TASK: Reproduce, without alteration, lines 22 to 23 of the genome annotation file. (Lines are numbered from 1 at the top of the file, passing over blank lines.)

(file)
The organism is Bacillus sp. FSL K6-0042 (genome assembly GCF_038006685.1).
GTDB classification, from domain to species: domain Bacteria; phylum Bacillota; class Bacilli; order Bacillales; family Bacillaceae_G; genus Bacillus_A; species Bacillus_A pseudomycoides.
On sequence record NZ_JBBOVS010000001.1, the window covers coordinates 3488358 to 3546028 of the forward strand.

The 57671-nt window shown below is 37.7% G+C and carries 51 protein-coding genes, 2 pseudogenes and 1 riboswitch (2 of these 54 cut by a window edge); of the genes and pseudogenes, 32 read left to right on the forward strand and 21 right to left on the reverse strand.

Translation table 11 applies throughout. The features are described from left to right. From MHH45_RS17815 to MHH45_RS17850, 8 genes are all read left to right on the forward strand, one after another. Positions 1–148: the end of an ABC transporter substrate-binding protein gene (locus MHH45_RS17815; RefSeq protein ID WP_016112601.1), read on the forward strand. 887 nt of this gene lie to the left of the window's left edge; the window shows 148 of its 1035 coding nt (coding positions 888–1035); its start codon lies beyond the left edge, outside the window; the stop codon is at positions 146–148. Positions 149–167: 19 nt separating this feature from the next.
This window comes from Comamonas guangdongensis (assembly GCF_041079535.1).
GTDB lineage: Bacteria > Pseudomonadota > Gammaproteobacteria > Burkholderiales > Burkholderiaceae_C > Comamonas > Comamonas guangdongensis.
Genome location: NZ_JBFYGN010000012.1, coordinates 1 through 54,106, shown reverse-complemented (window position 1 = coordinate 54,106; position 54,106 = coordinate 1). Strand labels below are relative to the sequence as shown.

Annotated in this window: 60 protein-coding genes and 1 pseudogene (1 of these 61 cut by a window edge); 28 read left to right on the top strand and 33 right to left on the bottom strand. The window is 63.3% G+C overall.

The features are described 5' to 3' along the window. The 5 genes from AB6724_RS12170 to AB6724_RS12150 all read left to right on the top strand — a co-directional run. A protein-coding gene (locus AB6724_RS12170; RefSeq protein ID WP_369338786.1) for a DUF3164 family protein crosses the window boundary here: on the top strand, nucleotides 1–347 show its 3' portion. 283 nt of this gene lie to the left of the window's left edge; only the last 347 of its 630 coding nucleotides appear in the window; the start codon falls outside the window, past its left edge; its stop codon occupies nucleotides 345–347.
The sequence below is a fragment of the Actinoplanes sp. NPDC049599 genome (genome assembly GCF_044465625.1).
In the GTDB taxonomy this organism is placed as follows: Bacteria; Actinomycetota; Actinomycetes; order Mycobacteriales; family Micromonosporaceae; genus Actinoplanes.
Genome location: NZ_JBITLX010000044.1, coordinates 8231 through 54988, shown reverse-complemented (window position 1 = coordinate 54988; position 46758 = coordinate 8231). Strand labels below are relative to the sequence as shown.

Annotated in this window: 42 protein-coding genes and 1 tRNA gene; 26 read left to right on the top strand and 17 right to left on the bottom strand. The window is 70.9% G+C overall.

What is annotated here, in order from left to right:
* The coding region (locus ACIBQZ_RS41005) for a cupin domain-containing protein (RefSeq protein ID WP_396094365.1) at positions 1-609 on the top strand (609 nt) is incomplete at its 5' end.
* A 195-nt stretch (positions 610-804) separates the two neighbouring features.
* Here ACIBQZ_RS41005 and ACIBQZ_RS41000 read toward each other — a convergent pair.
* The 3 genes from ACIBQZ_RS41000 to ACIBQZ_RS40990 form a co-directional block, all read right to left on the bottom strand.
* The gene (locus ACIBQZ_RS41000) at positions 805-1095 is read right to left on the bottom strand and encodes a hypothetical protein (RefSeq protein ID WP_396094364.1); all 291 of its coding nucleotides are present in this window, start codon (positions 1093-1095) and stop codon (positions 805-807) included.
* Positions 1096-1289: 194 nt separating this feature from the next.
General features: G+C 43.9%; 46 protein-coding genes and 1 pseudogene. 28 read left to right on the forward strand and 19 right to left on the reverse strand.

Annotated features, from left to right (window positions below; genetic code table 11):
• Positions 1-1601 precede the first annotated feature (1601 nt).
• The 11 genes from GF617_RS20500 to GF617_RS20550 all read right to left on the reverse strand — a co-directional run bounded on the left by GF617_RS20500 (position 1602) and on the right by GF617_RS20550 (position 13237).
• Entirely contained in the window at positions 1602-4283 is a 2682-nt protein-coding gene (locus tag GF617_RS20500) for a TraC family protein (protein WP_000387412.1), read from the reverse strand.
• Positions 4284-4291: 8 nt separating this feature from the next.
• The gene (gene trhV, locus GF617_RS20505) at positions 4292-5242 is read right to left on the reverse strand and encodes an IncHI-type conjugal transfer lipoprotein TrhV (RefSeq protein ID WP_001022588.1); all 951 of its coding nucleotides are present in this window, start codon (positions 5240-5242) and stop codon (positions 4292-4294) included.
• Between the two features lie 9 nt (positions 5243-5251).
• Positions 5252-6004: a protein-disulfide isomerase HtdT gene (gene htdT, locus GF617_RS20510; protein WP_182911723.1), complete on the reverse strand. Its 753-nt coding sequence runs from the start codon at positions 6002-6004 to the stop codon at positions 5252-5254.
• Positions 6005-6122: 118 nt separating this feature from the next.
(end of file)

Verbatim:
General features: G+C 43.9%; 46 protein-coding genes and 1 pseudogene. 28 read left to right on the forward strand and 19 right to left on the reverse strand.

Annotated features, from left to right (window positions below; genetic code table 11):